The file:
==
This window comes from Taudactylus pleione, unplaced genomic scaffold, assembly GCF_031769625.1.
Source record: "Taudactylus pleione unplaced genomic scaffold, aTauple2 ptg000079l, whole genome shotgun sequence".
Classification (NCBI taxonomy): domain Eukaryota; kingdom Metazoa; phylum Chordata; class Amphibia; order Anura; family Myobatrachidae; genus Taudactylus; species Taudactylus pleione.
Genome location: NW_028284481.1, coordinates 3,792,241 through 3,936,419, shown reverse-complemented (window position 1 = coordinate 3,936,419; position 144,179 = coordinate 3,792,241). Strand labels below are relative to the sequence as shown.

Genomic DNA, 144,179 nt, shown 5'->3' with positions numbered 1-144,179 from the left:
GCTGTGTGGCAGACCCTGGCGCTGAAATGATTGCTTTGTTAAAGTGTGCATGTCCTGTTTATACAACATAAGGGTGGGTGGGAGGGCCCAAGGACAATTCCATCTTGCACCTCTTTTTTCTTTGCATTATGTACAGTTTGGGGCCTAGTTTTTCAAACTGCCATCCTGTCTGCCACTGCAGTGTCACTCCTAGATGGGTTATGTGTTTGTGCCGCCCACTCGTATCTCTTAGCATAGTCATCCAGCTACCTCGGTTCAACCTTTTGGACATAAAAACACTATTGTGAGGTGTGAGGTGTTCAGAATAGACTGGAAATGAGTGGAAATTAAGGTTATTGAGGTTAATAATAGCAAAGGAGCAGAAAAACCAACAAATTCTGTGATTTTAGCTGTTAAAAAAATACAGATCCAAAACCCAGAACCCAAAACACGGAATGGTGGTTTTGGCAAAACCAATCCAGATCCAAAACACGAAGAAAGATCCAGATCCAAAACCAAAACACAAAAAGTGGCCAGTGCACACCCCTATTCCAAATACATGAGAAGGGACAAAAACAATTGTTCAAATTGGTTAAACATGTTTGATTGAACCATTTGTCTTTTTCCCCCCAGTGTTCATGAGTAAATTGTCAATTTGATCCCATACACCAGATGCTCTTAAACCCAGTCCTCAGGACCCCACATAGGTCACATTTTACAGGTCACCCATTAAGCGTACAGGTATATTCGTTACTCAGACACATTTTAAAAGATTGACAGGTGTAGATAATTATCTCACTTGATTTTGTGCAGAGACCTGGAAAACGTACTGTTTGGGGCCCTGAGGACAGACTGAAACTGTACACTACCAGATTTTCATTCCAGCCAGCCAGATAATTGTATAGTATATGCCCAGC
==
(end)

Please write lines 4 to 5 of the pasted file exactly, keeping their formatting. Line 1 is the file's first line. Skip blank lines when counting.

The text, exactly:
Genome location: NW_028284481.1, coordinates 3,792,241 through 3,936,419, shown reverse-complemented (window position 1 = coordinate 3,936,419; position 144,179 = coordinate 3,792,241). Strand labels below are relative to the sequence as shown.

Genomic DNA, 144,179 nt, shown 5'->3' with positions numbered 1-144,179 from the left: